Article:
Indexes: When Column Selectivity Is Not Always A Requirement

  • Great article, thank you!

    I think this sentence has a typo: "Now we have a Seek Predicate on DateAdded and a Predicate filter on DelFlag with a much-improved query cost (and less logical reads)."  -- looks like "DelFalg" should be "Gender" instead

  • Great catch!  And that was with 4 other sets of eyes reviewing the article before I submitted it.


    Mike Byrd

  • Comments posted to this topic are about the item Indexes: When Column Selectivity Is Not Always A Requirement

    Mike Byrd

  • I think this shows why indexes should lead with the equality columns, then inequality columns.  I used to be in that camp; order the index columns by selectivity.  Now I avoid date fields for leading columns of indexes even if they're very selective.

  • I would rephrase your first sentence to ..."why indexes should lead with equality columns and then range searches."  Inequality columns (from your query) will almost always cause a scan rather than a seek.

    Mike Byrd

  • Hi

    There is no index recomendation because optimisation level = TRIVIAL. If you change the query so that its level is FULL, without changing the results, you will also see the index suggestion.

    SELECT LastName,FirstName,DateAdded

    FROM dbo.Customer

    WHERE DateAdded >= '6/1/2019'

    AND DateAdded < '7/1/2019'

    AND Gender = 'F'

    and 1 = (select 1) 


  • Sigh, good catch.  It makes you wonder why the optimizer code didn't catch this.

    Mike Byrd

  • This reply has been reported for inappropriate content.

    Thanks for sharing, Mike.

    My understanding is that you have explained that indexes with low selectivity columns can still be useful as the first column in a multicolumn index. This is dependent on the query we are dealing with and in this case using the ASC clause in the index creation seemed very important too, right?

    Could there be other examples (different scenarios) in future articles perhaps?

    "In the Seek Predicate, all the Female rows are grouped together and the DateAdded column is in ascending sequence. Obviously this makes it easier for the query optimizer to go straight to the applicable rows with only one pass rather than two and in the original nonclustered index based on"

    Br. Kenneth Igiri
    All nations come to my light, all kings to the brightness of my rising

  • @ Mike Byrd... thank you for the great article.  I obviously missed it when it first came out and I'm glad they republish such things to give such articles the attention they deserve.

    As a bit of a sidebar, these types of indexes create a bit of "excitement" for folks that are into doing Index Maintenance based on Logical Fragmentation.

    Since the "F" and "M" in this index almost never changes and the index is based on Gender (which form "silos" or "partitions" within the index") and, within the silos, the rows are inserted into the NCI in an ever increasing fashion because the second column is DateAdd, which is "ever-increasing" and the CustomerID key inherently included from the CI, is also "ever increasing".  That means that each "silo" (and I call them that to avoid confusion with "Partitioned Indexes") forms a "perfect index" that will never fragment and will always have a page density near 100 because only "good" page splits (page splits that are append only and don't actually split a page and move half the data from one to another) occur.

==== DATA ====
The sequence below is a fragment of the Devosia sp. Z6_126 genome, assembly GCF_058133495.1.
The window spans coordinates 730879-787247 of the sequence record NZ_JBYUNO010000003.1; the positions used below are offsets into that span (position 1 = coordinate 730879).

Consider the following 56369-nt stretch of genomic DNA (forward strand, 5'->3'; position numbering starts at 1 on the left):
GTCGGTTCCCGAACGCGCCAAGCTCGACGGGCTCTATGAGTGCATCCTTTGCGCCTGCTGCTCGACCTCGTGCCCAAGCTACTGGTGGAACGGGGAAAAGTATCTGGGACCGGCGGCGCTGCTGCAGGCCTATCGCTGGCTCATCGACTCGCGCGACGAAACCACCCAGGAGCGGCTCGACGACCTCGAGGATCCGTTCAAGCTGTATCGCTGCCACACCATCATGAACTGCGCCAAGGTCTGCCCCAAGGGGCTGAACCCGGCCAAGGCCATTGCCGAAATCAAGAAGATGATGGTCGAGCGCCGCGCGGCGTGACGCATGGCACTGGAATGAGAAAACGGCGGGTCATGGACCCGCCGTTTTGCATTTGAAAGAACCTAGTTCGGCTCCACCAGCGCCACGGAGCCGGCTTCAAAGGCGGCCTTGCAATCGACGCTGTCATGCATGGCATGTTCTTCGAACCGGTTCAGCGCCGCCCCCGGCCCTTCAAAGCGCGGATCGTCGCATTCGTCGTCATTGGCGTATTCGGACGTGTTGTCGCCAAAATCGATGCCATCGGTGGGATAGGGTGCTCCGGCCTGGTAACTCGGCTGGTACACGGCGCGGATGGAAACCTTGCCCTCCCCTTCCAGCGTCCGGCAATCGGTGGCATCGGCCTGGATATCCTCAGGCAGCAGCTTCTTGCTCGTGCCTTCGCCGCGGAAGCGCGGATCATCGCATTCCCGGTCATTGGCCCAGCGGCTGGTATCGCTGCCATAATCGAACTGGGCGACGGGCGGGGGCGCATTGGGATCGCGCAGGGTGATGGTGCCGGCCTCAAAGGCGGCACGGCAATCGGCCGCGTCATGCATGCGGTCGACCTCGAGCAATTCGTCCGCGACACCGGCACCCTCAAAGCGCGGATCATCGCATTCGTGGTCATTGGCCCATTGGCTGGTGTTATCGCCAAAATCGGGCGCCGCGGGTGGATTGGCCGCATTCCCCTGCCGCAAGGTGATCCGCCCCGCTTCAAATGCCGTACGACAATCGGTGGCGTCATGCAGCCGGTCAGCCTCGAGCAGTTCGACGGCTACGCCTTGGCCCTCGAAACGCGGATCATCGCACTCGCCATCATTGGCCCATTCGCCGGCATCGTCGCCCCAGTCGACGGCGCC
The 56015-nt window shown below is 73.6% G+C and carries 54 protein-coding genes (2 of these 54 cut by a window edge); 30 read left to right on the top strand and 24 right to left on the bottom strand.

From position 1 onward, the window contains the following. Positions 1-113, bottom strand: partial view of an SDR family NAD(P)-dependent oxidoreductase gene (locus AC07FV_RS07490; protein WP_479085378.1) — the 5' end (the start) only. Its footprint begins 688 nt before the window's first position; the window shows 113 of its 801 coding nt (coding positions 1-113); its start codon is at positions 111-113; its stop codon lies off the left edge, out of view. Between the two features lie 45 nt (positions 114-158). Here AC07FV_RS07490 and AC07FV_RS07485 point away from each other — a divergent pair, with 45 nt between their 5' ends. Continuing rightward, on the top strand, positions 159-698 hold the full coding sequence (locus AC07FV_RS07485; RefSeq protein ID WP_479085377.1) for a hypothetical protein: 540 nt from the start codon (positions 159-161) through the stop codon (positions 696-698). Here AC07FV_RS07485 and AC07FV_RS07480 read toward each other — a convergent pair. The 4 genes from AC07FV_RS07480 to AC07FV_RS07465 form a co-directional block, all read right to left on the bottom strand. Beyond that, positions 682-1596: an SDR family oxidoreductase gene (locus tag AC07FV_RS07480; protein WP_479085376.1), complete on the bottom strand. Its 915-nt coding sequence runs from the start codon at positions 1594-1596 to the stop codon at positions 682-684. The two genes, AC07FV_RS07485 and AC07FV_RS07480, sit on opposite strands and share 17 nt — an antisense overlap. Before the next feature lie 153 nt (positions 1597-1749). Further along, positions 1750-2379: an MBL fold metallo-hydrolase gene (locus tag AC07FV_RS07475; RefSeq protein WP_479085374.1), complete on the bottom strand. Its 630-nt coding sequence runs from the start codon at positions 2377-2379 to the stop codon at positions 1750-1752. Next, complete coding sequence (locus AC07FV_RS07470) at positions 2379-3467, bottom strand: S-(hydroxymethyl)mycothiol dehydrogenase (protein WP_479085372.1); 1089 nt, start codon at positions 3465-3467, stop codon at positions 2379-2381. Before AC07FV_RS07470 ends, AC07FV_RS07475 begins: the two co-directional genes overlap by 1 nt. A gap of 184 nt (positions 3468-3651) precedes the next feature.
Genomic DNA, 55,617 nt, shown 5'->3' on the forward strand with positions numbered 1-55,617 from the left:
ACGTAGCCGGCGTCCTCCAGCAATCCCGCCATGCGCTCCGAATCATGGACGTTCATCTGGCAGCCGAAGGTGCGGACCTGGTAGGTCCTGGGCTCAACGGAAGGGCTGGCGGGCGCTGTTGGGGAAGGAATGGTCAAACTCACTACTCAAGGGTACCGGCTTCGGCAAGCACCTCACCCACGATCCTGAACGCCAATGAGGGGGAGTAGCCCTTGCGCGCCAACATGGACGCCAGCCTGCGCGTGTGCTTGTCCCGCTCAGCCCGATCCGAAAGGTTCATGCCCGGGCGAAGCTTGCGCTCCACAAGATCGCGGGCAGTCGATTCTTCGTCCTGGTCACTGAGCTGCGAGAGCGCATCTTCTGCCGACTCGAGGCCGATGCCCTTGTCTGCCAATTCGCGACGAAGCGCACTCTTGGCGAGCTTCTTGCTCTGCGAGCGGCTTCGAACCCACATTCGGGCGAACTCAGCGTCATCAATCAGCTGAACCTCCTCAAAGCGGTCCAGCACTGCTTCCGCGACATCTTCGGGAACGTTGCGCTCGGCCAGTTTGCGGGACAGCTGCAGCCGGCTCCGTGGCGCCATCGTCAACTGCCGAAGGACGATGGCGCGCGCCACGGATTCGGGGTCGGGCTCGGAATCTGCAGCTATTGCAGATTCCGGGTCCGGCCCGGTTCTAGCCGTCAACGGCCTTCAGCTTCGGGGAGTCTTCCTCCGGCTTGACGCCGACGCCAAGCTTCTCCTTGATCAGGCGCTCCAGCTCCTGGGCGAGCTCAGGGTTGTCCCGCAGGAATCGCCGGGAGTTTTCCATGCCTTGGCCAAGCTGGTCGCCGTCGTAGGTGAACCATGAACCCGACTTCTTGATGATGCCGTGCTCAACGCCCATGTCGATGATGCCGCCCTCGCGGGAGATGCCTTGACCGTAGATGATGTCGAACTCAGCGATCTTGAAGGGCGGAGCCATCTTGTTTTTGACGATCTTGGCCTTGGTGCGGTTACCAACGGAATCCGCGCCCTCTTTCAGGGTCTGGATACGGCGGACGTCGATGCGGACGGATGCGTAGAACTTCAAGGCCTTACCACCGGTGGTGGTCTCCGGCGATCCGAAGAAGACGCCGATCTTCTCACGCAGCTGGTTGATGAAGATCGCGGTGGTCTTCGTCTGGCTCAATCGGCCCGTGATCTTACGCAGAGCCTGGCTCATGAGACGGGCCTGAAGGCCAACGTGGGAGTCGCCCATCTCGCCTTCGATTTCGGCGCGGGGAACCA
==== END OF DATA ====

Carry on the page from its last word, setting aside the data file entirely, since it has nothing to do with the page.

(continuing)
The "excitement" comes from the fact (especially if you had more than just two silos in different "low cardinality" indexes), sys.dm_db_index_physical_stats() will very quickly report them as having very high logical fragmentation because of the mid-index inserts at the end of each silo.

    The truth is, they never need to be defragmented because they're always referenced by "silo" and each silo is permanently NOT fragmented.  My recommendation is that, once you identify them, rebuild them just once (hopefully when you first build them) with a FillFactor of 98 (the "8" looks like the infinity symbol but stood up on end), and then exclude them from your index maintenance.

    To make my life easier, I actually do use the FillFactor to mark the "type" of index as follows...

    100 - Static. These are typically "Reference" tables that almost never change unless a category or status or etc is added or a "description" is updated.

    99   - Ever increasing/append only where rows are added only at the end of the index and no "ExpAnsive" updates occur.  It can take years before the "interleaving" of extents with other indexes causes enough fragmentation to get to 5% fragmentation.  Interestingly, such "interleaving" is actually deadly to performance and you should watch the number of "segments" such indexes have.  It used to be known as "Extent Fragmentation" and is reported in DBCC ShowContig under a similar name and is reported as "fragment_count" in sys.dm_db_index_physical_stats().

    98 - Sequential Silos, which I just explained above.

    There are other FillFactor values that I define for other causes but I won't bore anyone with the rest.  I just wanted to show the relationship of the "Sequential Silos" with other indexes that don't actually need to be defragmented on any kind of regular basis.


    --Jeff Moden

    RBAR is pronounced "ree-bar" and is a "Modenism" for Row-By-Agonizing-Row.
    First step towards the paradigm shift of writing Set Based code:
    ________Stop thinking about what you want to do to a ROW... think, instead, of what you want to do to a COLUMN.

    Change is inevitable... Change for the better is not.

    Helpful Links:
    How to post code problems
    How to Post Performance Problems
    Create a Tally Function (fnTally)

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